Neverland: the fictional dwelling for Peter Pan, the Lost Boys, Tinker Bell and others; the place where people cease to age or grow up; the occasional nickname for the fire program. While the name refers to both the people, and the job itself, I’m still not sure if it’s a positive, or a morbid nickname. This job seems to neutralize everyone’s age to be about the same. That single crew leader, who works all summer, fishes all winter, throws tantrums when he’s hungry, and impulse buys nutritional supplements and power tools is turning thirty. That crew member who is humble as hell, has mastered the art of meditation, and has an endless list of hidden talents is twenty-three.
There’s something about this job that keeps everyone’s age at par. Perhaps because despite your age, you bear the same expectations as everyone else. You will be working outside, all day, every day. You will sweat, and work hard, and test your limits, every day. You will sleep outside, under the stars, with only crickets and loons to soothe you to sleep. When you are working on the line, you will wake up early, everyday, with a personal lake view; one that is completely still, and consumed by complete silence. And almost always, you will be waking up someplace that no one has ever been before. Watching the sun rise and set, every day. It’s easy to forget that while some people sit in traffic for 45 minutes, listening to the same radio show, you will sit in a helicopter for 45 minutes, listening to the rotor blades carry you up and across a bed of smoke, while the sun is still yawning across the morning horizon. Sometimes, it is a bit of a dream world—Neverland.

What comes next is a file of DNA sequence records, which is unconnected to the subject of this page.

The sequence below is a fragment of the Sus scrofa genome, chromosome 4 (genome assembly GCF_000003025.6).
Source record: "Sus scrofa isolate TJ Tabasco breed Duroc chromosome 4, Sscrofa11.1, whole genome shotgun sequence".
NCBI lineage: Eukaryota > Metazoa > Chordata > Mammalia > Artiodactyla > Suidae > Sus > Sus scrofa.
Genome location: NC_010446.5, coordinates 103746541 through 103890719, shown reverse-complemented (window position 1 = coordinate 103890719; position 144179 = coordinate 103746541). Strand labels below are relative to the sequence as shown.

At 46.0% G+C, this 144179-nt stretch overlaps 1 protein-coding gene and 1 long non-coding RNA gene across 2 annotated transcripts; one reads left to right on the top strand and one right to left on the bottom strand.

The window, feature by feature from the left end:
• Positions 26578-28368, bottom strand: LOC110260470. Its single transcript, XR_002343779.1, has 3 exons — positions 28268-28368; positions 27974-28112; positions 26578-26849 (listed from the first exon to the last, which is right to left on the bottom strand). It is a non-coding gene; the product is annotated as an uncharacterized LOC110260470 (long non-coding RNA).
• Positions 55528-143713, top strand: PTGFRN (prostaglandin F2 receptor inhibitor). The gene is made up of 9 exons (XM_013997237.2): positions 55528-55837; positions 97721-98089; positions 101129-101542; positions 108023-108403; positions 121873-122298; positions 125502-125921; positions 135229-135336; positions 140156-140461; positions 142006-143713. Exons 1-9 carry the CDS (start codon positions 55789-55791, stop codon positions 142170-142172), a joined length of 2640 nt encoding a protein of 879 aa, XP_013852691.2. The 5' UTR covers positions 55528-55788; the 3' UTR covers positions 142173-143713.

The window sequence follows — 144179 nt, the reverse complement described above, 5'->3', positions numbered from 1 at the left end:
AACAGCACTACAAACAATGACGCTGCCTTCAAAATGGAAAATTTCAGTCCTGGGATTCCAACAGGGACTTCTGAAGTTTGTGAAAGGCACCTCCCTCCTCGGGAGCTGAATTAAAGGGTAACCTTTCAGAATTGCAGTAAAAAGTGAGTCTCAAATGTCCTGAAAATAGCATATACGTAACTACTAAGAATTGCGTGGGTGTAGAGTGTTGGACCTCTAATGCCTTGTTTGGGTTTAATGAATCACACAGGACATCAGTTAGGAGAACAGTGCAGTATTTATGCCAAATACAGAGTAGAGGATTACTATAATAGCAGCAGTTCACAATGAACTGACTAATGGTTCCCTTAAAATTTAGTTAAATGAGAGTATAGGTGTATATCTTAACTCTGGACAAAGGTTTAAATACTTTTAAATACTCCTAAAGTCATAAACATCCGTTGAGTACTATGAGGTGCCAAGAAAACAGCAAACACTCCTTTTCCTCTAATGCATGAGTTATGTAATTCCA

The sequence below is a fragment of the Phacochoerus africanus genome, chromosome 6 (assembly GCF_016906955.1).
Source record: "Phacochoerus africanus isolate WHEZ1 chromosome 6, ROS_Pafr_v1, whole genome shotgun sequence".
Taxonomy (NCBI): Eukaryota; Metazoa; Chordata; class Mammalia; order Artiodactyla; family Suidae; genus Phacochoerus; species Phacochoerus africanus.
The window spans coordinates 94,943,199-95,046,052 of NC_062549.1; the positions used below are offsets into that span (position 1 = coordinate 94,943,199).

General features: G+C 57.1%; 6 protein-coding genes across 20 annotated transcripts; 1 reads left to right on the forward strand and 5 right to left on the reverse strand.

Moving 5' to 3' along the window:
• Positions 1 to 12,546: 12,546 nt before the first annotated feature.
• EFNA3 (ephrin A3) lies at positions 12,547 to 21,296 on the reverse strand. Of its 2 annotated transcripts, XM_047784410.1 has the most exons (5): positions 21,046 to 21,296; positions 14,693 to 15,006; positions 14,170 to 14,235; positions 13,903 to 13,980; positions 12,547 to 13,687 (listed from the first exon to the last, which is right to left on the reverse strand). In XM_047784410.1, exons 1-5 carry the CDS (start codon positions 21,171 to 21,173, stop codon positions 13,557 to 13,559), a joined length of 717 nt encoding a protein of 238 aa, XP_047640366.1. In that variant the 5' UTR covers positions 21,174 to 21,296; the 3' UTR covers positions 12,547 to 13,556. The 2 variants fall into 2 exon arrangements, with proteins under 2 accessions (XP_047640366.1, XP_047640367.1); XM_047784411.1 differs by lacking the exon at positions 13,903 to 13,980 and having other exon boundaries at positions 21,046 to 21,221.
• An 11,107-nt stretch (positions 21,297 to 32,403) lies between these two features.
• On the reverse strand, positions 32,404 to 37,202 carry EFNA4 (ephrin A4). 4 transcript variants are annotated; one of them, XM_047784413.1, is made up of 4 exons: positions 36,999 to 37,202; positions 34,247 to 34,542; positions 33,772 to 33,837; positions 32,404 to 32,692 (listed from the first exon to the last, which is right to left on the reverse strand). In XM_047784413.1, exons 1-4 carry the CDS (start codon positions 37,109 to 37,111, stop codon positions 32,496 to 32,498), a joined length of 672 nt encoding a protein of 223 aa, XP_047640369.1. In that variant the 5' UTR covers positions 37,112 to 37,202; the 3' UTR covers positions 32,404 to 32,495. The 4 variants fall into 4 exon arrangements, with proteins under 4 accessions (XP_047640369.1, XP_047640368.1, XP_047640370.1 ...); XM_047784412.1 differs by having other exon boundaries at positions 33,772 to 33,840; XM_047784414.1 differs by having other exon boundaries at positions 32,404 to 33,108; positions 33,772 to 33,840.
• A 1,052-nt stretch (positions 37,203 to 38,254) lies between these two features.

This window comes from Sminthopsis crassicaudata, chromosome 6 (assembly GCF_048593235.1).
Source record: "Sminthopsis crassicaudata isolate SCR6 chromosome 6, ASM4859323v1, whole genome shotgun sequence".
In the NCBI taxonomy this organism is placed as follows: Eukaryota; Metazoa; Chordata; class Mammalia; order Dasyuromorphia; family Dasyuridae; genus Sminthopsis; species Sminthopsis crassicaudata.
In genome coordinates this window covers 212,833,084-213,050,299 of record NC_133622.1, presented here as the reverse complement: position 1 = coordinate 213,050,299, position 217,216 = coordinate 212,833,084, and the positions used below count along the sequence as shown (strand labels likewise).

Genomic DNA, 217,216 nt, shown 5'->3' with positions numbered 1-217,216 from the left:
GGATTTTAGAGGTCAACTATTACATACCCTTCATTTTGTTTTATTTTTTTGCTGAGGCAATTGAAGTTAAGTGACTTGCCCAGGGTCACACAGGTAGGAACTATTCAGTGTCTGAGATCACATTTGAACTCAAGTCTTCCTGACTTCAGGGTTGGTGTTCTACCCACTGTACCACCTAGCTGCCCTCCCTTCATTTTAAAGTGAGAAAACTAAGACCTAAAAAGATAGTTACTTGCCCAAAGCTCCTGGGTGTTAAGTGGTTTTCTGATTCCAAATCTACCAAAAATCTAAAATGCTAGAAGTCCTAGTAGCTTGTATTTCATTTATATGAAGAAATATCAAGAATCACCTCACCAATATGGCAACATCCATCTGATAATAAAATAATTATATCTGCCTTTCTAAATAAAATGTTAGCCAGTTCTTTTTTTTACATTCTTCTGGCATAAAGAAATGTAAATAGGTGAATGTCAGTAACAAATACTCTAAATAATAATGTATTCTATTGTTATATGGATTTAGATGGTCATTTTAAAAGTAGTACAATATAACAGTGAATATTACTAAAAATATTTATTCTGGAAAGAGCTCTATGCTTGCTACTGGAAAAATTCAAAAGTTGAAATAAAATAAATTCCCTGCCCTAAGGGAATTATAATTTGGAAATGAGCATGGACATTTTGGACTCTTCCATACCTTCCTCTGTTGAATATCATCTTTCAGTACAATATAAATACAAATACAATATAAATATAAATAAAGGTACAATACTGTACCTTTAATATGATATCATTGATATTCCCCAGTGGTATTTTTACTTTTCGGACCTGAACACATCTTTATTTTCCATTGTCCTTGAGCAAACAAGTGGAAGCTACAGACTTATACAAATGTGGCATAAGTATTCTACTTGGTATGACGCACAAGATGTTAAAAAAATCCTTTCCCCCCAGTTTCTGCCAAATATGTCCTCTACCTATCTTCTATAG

Sometimes it’s a bit of a trap; once you get in, you never want to leave. Staying in shape, working with awesome people, training outside, discovering your strengths, exploring new training sites, learning new forest floors—smiling, laughing, and playing all day, keeping us feeling and looking young. Going back to school was a challenge—the sitting, the noise, the rush. I felt stressed, all the time. My schedule was packed; every minute, of every day. My mind was always full. I felt like I was routinely staring at the ground, making sure I didn’t trip over scheduled meetings, appointments or obligations. I was forgetting to smile and laugh; to have fun and recharge. It was so easy to get caught up in my head, I was forgetting HOW to have fun. It’s so easy to wake up, sit, work, eat, work, sit, work, eat, sleep. It’s so easy to get caught in that loop, and live a sedentary life.
And I think that’s just it. A sedentary life is so easy. Recent criticisms and publications attribute historically unheard of health problems developing in First Nations communities to lifestyle changes. Specifically, obesity, diabetes, and cardiovascular disease are being associated with insufficient levels of physical activity. These publications blame recent deviations from “traditional lifestyles”, declaring that Aboriginal people traditionally led healthy, active lifestyles, regularly incorporating hunting, fishing, canoeing, lacrosse, wrestling, etc.—that the loss of this traditional lifestyle is directly responsible for decreased physical activity, thereby impacting overall health and well-being. Especially at risk, apparently, are Aboriginal youth, as their adopted sedentary lives are putting their entire population at risk.